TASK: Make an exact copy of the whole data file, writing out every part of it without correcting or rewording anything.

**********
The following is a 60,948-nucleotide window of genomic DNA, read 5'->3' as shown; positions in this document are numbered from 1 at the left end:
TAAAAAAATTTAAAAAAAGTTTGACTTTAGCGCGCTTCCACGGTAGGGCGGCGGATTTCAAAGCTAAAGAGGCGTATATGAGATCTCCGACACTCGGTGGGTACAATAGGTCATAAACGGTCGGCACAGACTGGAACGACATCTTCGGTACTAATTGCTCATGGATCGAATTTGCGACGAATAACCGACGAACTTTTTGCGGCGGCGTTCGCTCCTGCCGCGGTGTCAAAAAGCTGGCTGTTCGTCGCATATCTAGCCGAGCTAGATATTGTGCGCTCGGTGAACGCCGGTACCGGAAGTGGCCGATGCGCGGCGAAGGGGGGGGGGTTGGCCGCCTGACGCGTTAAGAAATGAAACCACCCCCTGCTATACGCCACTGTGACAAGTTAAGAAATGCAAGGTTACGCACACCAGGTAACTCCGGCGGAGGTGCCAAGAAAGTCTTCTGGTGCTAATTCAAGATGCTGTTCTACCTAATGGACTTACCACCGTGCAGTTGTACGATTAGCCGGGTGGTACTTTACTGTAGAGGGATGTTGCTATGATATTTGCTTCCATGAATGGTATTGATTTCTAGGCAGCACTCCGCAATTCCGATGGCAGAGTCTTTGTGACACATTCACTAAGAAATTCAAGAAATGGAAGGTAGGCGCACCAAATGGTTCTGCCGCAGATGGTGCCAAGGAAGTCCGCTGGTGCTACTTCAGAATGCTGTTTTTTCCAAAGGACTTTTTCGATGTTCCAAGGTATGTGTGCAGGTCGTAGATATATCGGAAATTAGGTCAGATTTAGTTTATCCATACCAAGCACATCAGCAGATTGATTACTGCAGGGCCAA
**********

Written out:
The following is a 60,948-nucleotide window of genomic DNA, read 5'->3' as shown; positions in this document are numbered from 1 at the left end:
TAAAAAAATTTAAAAAAAGTTTGACTTTAGCGCGCTTCCACGGTAGGGCGGCGGATTTCAAAGCTAAAGAGGCGTATATGAGATCTCCGACACTCGGTGGGTACAATAGGTCATAAACGGTCGGCACAGACTGGAACGACATCTTCGGTACTAATTGCTCATGGATCGAATTTGCGACGAATAACCGACGAACTTTTTGCGGCGGCGTTCGCTCCTGCCGCGGTGTCAAAAAGCTGGCTGTTCGTCGCATATCTAGCCGAGCTAGATATTGTGCGCTCGGTGAACGCCGGTACCGGAAGTGGCCGATGCGCGGCGAAGGGGGGGGGGTTGGCCGCCTGACGCGTTAAGAAATGAAACCACCCCCTGCTATACGCCACTGTGACAAGTTAAGAAATGCAAGGTTACGCACACCAGGTAACTCCGGCGGAGGTGCCAAGAAAGTCTTCTGGTGCTAATTCAAGATGCTGTTCTACCTAATGGACTTACCACCGTGCAGTTGTACGATTAGCCGGGTGGTACTTTACTGTAGAGGGATGTTGCTATGATATTTGCTTCCATGAATGGTATTGATTTCTAGGCAGCACTCCGCAATTCCGATGGCAGAGTCTTTGTGACACATTCACTAAGAAATTCAAGAAATGGAAGGTAGGCGCACCAAATGGTTCTGCCGCAGATGGTGCCAAGGAAGTCCGCTGGTGCTACTTCAGAATGCTGTTTTTTCCAAAGGACTTTTTCGATGTTCCAAGGTATGTGTGCAGGTCGTAGATATATCGGAAATTAGGTCAGATTTAGTTTATCCATACCAAGCACATCAGCAGATTGATTACTGCAGGGCCAA